"Fall on Your Knees," MacDonald's first novel and an Oprah's Book Club selection, is "a bittersweet story about a harsh but resilient family," Jimmerson said. "The Way the Crow Flies," MacDonald's second book and one of the heftier Literary Sojourn selections, "is a multilayered story of a military family that gives you a very different perspective of the 1960s," Jimmerson said.

Audrey Niffenegger

Niffenegger made her debut with "The Time Traveler's Wife" and it already has been optioned for a full-length feature film starring Brad Pitt and Jennifer Aniston. The novel is a love story complicated by the mishaps of an accidental time traveler.

"It's a quirky story," Literary Sojourn committee member Diane Cionni said. "It deals with time in an interesting and post-modern way."

Cionni said she appreciated the novel's interesting literary twist. The universal themes of love, romance and transformation will appeal to a great cross-section of readers, she said. Drawing a parallel to the 2000 film "Memento," Cionni said "Time Traveler's Wife" is similar in the way it is challenging and disorienting at times. It is a story about regeneration, she said.

Niffenegger is a professor in the Interdisciplinary Book Arts program at Columbia College in Chicago, where she teaches writing, letterpress printing and fine-edition book production.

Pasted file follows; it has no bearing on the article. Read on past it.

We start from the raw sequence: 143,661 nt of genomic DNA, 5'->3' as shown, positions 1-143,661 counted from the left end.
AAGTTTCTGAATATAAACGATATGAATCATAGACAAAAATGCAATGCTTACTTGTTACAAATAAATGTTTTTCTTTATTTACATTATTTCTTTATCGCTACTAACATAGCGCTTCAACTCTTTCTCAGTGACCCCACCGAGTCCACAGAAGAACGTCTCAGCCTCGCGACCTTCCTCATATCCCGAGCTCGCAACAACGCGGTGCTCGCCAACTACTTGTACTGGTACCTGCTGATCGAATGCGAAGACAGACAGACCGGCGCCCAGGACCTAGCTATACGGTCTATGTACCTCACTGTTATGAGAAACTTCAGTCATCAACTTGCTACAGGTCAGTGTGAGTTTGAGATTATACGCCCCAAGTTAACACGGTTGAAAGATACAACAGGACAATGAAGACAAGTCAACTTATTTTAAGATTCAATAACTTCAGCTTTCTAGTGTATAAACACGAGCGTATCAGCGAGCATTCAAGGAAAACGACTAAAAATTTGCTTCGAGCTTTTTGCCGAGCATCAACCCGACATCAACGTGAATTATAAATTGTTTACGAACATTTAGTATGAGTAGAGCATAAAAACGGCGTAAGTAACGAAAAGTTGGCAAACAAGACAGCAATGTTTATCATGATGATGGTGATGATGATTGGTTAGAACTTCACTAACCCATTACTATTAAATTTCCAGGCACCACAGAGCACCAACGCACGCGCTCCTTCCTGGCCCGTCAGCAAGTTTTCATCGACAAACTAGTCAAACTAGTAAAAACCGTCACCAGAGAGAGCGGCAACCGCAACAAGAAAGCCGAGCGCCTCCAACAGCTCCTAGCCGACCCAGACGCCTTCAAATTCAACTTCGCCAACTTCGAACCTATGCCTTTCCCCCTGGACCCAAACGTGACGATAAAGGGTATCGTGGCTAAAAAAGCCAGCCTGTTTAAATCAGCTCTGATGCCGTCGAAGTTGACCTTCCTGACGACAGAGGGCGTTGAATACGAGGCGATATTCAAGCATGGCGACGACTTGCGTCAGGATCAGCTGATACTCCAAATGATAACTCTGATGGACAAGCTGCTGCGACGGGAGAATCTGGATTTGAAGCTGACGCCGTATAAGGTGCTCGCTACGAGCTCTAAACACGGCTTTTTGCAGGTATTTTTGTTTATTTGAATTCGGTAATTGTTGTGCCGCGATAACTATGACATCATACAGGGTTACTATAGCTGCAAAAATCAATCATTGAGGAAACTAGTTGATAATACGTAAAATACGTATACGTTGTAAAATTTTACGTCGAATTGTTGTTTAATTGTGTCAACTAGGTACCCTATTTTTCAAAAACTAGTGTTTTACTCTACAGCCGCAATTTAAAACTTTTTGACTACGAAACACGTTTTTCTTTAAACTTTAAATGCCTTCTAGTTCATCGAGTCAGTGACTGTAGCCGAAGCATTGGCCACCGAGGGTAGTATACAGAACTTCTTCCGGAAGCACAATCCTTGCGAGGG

David Quammen

Quammen is a nature writer who works with a strong foundation in science and travel.

"When I first read David Quammen, I thought, 'Oh my God, I feel robbed.' This is what every high school student should be reading to enjoy science," said Michelle Dover, Bud Werner Memorial Library's circulation manager.

Quammen is not your typical read, Dover said. Readers will come away with a completely different perspective on science and nature, she said. That includes painlessly learning a lot of lessons about everything from crows to predators.

"He brings the sublime to talking about a spider," Dover said.

Brady Udall

"What I recall so clearly is how his writing and this novel resembles John Irving," Painter said. She drew similarities between Udall and Irving's ability to mingle sad, tragic circumstances with humor.

Udall's novel, "The Miracle Life of Edgar Mint," won the 2002 Mountains and Plains Booksellers' Association Regional Book Award. The novel was picked for its quality of writing, sense of Western place and merits beyond being a bestseller, Painter said.

"It was heads and tails above the rest," Painter said.

"Brady Udall effectively created a hero in a young boy who grew up in a tough, brutal environment," Painter said of Edgar Mint, Udall's main character who gets run over by a mail truck when he is 7 years old. "He really does have a miracle life despite his hardships. He created a hero you can really root for."

Sojourn information

Dr. Regina Barreca will be the Literary Sojourn master of ceremonies. Barreca, a professor of feminist theory and English literature at the University of Connecticut, is also a prolific author and returns to Literary Sojourn for her eighth year.

Registration for Literary Sojourn begins July 1. Book clubs and individuals traditionally fill registration for the single-day event at the Sheraton Grand Resort Hotel Ballroom early.

All of the Literary Sojourn authors' books are available on loan from Bud Werner Memorial Library and for sale at Off the Beaten Path Bookstore.